Friday, April 09, 2010

IEP

On Wednesday we had a meeting with the special ed team to discuss whether my son was eligible for an IEP. We got stuck on the idea of "effective progress." Is E making effective progress? He could both have AS and yet still be making effective progress.

We brought an educational advocate with us to the meeting, which was good because I am very easily distracted. By the end of the meeting, we were all frazzled beyond belief, but what the advocate kept saying is that the school staff were agreeing E has AS but they couldn't provide any examples of him showing that he does. In a way, I think she forced them into thinking about specifically what aspects of AS he shows. This was incredibly useful, I think. I mean, all kids have varying levels of behavioral stuff. No kid is perfect all the time. But when we had to sit there and think "Hey, E does X because he has AS," I think that started to make an impression.

Anyway, as we left things on Wednesday, we all agreed that we were going to get an independent behavioral observation of E by an expert in AS.

I spoke with the principal today. He did some investigating on his own, specifically with the PE teacher (E has been receiving his only "2"s in this area--2 means he is not meeting standards) and the lunchroom staff.

The end result? He said E needs an IEP and he has spoken to the team and the team agrees.

I was prepared to go to BSEA, the board of special ed appeals, if necessary and make our case there. But now it seems we don't have to. I hate to say Victory! or Win! as it suggests this was a game, and it's not, but it is a relief that we can now start the process with all the members of the team in agreement.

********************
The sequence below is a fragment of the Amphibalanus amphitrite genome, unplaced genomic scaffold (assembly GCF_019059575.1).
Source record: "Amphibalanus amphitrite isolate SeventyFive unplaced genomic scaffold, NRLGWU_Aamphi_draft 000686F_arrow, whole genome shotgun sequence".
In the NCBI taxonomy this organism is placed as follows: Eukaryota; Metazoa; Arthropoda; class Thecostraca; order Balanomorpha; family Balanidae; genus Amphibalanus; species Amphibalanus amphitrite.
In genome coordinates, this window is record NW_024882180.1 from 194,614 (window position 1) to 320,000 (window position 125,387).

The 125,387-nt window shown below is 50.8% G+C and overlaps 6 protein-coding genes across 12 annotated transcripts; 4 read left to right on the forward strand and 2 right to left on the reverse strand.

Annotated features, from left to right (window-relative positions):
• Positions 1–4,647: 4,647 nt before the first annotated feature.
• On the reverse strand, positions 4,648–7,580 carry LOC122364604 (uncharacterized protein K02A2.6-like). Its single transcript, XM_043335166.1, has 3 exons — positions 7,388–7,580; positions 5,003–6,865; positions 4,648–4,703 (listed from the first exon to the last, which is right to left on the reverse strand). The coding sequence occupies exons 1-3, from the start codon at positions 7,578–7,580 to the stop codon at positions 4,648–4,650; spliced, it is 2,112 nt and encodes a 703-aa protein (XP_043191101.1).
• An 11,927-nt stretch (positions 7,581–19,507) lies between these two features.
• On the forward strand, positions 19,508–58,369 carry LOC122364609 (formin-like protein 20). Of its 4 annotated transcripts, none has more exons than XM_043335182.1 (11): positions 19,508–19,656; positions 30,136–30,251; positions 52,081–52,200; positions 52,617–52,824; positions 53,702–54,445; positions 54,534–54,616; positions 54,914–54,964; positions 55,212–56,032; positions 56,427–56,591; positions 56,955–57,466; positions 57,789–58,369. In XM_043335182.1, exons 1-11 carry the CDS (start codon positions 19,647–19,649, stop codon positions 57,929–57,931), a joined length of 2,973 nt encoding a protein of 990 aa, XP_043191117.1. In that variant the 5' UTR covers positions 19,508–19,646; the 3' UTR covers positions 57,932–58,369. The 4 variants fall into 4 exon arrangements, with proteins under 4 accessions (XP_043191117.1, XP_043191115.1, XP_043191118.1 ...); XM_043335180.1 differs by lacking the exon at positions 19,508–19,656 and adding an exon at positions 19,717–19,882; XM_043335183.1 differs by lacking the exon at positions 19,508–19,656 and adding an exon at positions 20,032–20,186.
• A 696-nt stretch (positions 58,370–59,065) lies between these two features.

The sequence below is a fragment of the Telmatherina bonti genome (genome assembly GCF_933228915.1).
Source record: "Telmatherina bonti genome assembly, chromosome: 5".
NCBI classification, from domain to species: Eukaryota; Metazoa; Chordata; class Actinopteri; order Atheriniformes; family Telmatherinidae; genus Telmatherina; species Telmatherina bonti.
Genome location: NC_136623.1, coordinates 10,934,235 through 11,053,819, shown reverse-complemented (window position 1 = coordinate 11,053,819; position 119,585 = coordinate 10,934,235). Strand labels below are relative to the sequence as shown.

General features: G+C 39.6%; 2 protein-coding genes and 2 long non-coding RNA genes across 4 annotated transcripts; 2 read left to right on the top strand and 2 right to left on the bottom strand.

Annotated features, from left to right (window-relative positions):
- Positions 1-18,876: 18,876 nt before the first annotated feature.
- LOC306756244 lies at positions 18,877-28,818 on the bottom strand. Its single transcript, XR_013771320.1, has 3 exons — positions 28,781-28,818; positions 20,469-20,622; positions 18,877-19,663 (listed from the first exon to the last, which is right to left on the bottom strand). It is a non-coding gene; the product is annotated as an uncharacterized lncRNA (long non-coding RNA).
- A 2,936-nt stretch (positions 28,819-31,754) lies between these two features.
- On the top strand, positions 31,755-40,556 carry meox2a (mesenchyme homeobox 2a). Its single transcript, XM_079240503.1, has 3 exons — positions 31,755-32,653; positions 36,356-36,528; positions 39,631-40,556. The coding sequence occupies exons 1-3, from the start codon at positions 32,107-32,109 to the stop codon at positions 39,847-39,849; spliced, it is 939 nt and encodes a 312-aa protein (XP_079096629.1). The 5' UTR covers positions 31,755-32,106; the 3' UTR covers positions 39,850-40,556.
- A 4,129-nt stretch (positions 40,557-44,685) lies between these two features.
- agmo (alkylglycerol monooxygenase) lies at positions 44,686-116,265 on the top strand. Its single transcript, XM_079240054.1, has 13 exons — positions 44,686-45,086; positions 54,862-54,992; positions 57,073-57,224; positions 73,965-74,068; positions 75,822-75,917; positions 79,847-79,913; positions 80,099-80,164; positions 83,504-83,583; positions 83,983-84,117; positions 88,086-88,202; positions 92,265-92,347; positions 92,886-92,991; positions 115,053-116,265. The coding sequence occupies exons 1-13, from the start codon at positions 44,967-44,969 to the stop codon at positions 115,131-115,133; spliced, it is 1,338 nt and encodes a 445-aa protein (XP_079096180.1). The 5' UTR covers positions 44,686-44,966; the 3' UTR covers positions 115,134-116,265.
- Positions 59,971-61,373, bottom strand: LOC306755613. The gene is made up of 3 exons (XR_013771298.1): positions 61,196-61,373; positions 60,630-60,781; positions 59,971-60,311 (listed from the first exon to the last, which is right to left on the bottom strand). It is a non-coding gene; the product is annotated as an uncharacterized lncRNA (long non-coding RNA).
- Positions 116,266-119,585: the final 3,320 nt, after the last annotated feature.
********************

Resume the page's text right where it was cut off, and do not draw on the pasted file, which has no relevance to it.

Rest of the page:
2 comments:

Anonymous said...

For our #2, we had some pretty clear stuff by the time we were seeking an IEP - he had gotten sent to the principal three times for fighting in the month before he started Ritalin, none in the ten months after. So no one was expressing doubt that something was going on, nor that it needed intervention.

People thought a lot about his situation, and for us the process worked pretty well. Hope it goes well for you. dave.s.

Wendy said...

E doesn't fight, but he does have vocalizations. Not tic-cy vocalizations. He just turns up the volume sometimes and can't stop making noise. It's very hard to explain, so much so that I gave his teacher a Flip so she could try to capture him doing it so we could bring it to the psychologist and analyze it. It happens more when he's in large groups and/or when others are talking. I call it verbal aggression--using his voice to disrupt. I think there is some sort of sensory-seeking behavior going on.